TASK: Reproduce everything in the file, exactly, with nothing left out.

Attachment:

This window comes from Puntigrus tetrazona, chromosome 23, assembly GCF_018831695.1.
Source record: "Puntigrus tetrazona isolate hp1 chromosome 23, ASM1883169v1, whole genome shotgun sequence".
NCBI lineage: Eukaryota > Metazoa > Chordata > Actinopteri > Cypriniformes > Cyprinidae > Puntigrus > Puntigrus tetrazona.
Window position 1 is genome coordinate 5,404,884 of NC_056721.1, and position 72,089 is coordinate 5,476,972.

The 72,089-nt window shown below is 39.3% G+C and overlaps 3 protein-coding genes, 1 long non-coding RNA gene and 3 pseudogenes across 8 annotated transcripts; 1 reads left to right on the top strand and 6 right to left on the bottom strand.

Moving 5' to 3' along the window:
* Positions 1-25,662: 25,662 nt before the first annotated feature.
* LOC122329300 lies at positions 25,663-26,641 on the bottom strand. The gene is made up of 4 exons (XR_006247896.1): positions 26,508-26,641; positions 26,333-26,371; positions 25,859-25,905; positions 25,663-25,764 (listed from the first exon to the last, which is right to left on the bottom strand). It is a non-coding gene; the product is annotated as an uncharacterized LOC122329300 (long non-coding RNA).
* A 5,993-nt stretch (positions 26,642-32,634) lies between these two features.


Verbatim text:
This window comes from Puntigrus tetrazona, chromosome 23, assembly GCF_018831695.1.
Source record: "Puntigrus tetrazona isolate hp1 chromosome 23, ASM1883169v1, whole genome shotgun sequence".
NCBI lineage: Eukaryota > Metazoa > Chordata > Actinopteri > Cypriniformes > Cyprinidae > Puntigrus > Puntigrus tetrazona.
Window position 1 is genome coordinate 5,404,884 of NC_056721.1, and position 72,089 is coordinate 5,476,972.

The 72,089-nt window shown below is 39.3% G+C and overlaps 3 protein-coding genes, 1 long non-coding RNA gene and 3 pseudogenes across 8 annotated transcripts; 1 reads left to right on the top strand and 6 right to left on the bottom strand.

Moving 5' to 3' along the window:
* Positions 1-25,662: 25,662 nt before the first annotated feature.
* LOC122329300 lies at positions 25,663-26,641 on the bottom strand. The gene is made up of 4 exons (XR_006247896.1): positions 26,508-26,641; positions 26,333-26,371; positions 25,859-25,905; positions 25,663-25,764 (listed from the first exon to the last, which is right to left on the bottom strand). It is a non-coding gene; the product is annotated as an uncharacterized LOC122329300 (long non-coding RNA).
* A 5,993-nt stretch (positions 26,642-32,634) lies between these two features.